352. 1808.

A glabrous climbing biennial vine, with decompound leaves. Petals 4, all permanently united into a narrowly ovate cordate persistent spongy corolla, 4-lobed at the apex. Stamens 6, monadelphous below, diadelphous above, adherent to the petals. Stigmas 2-crested. Capsule oblong, included in the persistent corolla. Seeds crestless. Closely related to certain Asiatic species of Bicuculla. [In honor of John Adlum, a gardener of Washington.]

A monotypic genus of eastern North America.

2 Adlumia Raf Med Rep II 5 330

1. Adlumia Fungòsa (Ait.) Greene. Climbing Fumitory

Fig. 1988

Fttmaria fungosa Ait. Hort. Kew. 3: 1. 1789. Adlumia cirrhosa Raf. Med. Rep. (II.) 5: 352. 1808. A. fungosa Greene; B.S.P. Prel. Cat. N. Y. 3. 1888.

Weak, slender, climbing over other plants by its slender petioles. Leaves 2-3-pinnate, the primary divisions distant, the second more approximate, all slender-stalked; ultimate segments lobed or entire, very thin, ovate or cuneate, pale beneath; flowers numerous in axillary drooping cymes, 5"-7" long, 3" broad at the base, narrowly ovate, greenish purple; capsule 2-valved, few-seeded.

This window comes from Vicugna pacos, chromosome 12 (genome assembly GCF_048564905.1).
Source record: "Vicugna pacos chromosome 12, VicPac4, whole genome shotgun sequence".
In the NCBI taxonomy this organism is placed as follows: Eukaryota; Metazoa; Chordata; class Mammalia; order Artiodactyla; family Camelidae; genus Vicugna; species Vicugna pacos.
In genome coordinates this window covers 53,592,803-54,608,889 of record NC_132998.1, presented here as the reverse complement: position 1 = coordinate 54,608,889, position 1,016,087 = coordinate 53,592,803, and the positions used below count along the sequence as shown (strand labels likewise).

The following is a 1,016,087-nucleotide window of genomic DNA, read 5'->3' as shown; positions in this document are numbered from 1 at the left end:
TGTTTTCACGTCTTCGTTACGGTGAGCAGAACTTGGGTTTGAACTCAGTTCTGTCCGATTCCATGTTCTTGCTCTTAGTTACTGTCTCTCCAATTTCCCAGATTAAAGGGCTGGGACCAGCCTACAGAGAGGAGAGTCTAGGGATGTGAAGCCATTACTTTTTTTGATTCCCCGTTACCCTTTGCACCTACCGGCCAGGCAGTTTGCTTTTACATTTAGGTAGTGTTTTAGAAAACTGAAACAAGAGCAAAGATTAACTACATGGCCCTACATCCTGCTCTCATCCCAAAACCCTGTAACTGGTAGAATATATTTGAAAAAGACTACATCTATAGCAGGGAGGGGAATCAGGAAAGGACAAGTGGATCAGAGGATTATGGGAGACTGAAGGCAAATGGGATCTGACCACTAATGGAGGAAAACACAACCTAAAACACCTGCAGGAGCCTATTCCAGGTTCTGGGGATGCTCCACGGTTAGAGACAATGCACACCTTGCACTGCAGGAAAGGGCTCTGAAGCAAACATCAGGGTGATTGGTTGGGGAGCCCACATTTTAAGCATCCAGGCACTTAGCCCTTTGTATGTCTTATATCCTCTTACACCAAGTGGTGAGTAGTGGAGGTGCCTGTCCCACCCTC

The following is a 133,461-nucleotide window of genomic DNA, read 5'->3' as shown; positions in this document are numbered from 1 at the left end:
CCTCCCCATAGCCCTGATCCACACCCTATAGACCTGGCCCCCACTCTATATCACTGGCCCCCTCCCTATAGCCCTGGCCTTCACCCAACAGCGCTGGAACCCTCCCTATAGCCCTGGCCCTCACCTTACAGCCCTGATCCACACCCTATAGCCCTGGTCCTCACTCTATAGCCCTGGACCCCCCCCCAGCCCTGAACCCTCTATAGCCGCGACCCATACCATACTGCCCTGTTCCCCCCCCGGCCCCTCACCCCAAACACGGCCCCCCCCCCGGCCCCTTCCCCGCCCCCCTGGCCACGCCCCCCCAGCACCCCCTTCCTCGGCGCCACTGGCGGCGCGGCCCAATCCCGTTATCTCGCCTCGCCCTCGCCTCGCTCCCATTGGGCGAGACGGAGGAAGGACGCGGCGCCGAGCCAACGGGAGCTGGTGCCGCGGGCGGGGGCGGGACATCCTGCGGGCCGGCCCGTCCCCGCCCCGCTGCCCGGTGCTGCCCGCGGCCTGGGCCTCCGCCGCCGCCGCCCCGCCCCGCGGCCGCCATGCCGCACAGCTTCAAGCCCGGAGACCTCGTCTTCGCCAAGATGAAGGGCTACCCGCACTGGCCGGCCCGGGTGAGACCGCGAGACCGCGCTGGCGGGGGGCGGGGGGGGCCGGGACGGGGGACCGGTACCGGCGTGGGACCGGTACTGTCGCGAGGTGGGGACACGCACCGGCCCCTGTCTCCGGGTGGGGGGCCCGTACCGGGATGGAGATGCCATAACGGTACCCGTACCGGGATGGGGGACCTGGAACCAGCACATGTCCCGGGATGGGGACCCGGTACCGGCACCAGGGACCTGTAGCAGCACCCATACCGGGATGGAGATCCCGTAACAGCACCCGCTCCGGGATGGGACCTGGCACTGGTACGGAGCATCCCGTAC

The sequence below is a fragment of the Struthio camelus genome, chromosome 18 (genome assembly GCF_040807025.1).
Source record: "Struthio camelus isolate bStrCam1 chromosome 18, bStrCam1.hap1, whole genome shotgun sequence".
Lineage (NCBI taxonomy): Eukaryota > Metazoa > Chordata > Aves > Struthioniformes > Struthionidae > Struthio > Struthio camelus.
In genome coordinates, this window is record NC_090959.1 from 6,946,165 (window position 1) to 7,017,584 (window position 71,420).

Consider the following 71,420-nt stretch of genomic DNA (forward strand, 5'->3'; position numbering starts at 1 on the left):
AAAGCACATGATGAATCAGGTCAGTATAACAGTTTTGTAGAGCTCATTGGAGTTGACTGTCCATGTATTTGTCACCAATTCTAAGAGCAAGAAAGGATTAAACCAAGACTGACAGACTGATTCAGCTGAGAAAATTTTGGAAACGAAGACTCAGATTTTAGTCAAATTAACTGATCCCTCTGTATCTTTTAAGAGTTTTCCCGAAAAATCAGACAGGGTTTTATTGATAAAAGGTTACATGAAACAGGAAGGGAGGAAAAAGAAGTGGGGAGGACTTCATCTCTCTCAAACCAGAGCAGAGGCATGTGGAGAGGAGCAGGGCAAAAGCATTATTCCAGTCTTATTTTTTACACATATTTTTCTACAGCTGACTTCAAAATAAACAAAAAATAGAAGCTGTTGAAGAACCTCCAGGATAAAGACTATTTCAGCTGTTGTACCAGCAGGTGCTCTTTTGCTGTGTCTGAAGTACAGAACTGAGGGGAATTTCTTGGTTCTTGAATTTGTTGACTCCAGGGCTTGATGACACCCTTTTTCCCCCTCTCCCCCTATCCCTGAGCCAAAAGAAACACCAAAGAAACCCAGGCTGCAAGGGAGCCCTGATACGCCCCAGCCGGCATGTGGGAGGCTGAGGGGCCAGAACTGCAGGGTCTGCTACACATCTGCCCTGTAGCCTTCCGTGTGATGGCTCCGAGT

In moist woods and thickets, New Brunswick to Ontario and Michigan, south to North Carolina and Tennessee. Recorded from Kansas. Mountain-fringe. Alleghany-, canary- or cypress-vine. Fairy-creeper. Alleghany- or wood-fringe. June-Oct.